Dental malocclusion is a common diagnosis in rabbits, guinea pigs and chinchillas and management requires a strong understanding of the normal anatomy and physiology of elodont dentition. Both congenital and acquired dental disease occur when there is a mismatch of dental growth and attrition, particularly when this is paired with malocclusion. The diagnosis of dental disease should be pursued when there are a supporting history, presenting complaint or general physical examination findings. A focused five-part oral examination that screens for apical and intraoral overgrowth can facilitate the identification of individuals suffering from dental disease, even if direct premolar and molar observation is not performed. Skull radiographs allow evaluation of apical tooth overgrowth and comorbidities including sinus and middle ear disease however when available, computed tomography can add a remarkable amount of information to the clinical case management in comparison to radiographs. Definitive or palliative therapy for dental diseases is rarely an emergency, and animals should be stabilized prior to any procedures with fluid replacement, analgesia, and nutritional support. Based upon the specific diagnosis, an occlusal adjustment, extractions, apicoectomies or therapy for abscess may be performed. Specialized equipment for the specific elodont dentition are available and should be utilized in these cases.
Also download the Rabbit, Guinea Pig, Chinchilla Husbandry Questionnaire shared by Dr. Keller. Additional small mammal history forms are available for download in Forms & Questionnaires.
With a passing grade of 70% or higher, you will receive a continuing education certificate for 2 hours of continuing education credit in jurisdictions that recognize AAVSB R.A.C.E. approval.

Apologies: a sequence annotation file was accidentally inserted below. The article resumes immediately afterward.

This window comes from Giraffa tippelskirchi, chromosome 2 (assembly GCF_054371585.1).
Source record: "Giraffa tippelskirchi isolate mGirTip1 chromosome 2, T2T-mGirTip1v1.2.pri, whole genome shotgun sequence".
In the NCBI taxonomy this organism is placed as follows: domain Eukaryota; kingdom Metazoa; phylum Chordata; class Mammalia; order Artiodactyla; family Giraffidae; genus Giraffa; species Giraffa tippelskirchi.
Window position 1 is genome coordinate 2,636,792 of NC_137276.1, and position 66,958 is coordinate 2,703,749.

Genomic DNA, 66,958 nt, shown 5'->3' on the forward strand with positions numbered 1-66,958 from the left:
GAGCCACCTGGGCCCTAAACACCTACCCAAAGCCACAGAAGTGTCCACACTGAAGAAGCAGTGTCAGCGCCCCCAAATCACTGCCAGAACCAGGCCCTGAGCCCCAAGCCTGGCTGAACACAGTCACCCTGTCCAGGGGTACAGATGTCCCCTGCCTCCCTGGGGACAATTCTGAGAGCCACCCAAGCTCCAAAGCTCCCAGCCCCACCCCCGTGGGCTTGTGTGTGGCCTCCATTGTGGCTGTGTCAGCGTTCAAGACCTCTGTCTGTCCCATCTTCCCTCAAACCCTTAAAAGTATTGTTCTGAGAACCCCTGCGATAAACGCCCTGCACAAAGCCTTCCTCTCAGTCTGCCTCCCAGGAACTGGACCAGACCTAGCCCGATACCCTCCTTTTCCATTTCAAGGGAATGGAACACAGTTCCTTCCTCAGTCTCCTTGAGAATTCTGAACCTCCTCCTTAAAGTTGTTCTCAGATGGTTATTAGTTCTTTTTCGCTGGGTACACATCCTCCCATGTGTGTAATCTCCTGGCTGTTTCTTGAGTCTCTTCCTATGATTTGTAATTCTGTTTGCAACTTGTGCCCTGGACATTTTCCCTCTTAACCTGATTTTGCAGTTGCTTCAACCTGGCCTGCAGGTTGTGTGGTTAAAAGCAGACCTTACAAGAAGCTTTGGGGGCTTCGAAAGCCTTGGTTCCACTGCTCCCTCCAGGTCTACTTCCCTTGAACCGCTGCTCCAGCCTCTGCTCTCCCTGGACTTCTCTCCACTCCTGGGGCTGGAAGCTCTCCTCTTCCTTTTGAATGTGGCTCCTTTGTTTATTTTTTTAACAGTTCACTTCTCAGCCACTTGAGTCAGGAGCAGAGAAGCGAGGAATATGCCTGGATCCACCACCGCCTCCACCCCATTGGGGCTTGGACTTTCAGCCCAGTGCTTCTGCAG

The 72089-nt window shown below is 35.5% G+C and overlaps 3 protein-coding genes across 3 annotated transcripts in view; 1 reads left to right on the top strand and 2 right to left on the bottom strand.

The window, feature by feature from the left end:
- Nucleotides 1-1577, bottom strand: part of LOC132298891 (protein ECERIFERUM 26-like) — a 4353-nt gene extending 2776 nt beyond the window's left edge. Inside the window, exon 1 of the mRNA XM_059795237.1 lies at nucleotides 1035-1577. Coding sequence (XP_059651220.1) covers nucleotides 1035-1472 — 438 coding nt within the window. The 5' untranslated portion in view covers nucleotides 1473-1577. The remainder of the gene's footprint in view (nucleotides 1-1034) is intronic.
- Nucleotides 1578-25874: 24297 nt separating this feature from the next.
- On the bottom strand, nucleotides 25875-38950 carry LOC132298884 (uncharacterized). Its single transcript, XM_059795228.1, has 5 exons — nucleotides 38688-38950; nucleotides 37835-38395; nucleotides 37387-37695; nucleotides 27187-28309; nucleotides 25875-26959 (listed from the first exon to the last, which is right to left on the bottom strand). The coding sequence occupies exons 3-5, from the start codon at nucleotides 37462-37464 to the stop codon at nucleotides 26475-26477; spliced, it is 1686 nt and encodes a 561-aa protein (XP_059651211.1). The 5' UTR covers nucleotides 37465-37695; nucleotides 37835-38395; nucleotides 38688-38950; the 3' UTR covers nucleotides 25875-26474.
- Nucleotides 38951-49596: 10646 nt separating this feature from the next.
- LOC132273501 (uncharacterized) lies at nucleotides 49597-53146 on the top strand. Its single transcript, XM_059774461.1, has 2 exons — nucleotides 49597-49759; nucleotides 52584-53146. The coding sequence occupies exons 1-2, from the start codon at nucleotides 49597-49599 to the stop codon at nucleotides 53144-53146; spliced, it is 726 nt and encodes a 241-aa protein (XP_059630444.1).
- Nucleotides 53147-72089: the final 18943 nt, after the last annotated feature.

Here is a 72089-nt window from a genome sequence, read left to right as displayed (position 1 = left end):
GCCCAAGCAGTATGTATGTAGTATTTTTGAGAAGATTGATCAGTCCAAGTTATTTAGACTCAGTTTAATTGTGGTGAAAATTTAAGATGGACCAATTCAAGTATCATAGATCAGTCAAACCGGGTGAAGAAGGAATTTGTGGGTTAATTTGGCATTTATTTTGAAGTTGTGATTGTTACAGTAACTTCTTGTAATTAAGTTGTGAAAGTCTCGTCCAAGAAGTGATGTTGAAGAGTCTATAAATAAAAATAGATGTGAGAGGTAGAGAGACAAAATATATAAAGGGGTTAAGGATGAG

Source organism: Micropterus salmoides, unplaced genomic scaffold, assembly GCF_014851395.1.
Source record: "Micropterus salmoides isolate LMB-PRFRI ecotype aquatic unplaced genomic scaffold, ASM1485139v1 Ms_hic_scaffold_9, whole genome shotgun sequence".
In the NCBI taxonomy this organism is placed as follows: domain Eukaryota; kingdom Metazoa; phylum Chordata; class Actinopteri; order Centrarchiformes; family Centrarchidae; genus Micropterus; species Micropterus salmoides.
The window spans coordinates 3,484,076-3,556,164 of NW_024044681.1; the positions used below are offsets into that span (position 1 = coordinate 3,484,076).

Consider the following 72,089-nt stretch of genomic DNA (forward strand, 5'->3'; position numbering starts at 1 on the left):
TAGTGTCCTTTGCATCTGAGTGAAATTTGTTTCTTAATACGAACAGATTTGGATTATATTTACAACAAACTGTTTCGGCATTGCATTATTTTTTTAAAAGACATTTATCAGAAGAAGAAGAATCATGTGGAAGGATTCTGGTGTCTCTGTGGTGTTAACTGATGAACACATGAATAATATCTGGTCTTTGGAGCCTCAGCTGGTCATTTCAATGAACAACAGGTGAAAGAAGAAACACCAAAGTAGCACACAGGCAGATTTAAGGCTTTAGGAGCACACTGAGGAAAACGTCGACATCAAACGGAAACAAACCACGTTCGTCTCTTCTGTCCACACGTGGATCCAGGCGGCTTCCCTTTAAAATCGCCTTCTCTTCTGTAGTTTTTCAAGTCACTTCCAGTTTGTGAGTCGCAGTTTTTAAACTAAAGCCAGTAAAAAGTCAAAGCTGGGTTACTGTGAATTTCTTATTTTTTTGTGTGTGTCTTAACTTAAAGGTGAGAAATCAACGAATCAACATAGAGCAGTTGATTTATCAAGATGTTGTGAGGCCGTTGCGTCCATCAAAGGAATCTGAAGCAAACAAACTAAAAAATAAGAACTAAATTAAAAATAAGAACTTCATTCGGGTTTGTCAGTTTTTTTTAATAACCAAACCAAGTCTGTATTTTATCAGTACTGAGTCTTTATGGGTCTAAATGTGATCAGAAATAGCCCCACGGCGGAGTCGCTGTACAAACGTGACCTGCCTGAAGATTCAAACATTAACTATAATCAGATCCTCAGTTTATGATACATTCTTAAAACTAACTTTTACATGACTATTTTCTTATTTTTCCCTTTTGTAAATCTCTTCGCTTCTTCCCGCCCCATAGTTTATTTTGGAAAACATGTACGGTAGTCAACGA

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About the presenter
Krista Keller is an Assistant Professor at the University of Illinois at Urbana-Champaign. Dr. Keller is also an avian and exotics telemedicine specialist for Abaxis, Incorporated. Krista earned a Doctorate of Veterinary Medicine (DVM) from Ross University School of Veterinary Medicine in 2010. She then completed an internship in companion animal medicine and surgery at Louisiana State University and a residency in zoological companion animal medicine at the University of California at Davis.. [Learn more].
This program 20-840748 is approved by the American Association of Veterinary State Boards (AAVSB) Registry of Approved Continuing Education (RACE) approval to offer a total of 2.00 CE credits to any one veterinarian: and/or 2.00 veterinary technician CE credit. This RACE approval is for the Medical Category using the delivery method of Non-Interactive-Distance. This approval is valid in jurisdictions which recognize AAVSB RACE; however, participants are responsible for ascertaining each board’s CE requirements. RACE does not “accredit” or “endorse” or “certify” any program or person, nor does RACE approval validate the content of the progra
Keller K. Rabbit and large herbivorous rodent dental disease. LafeberVet web site. March 22, 2021. Available at https://lafeber.com/vet/rabbit-and-large-herbivorous-rodent-dental-disease/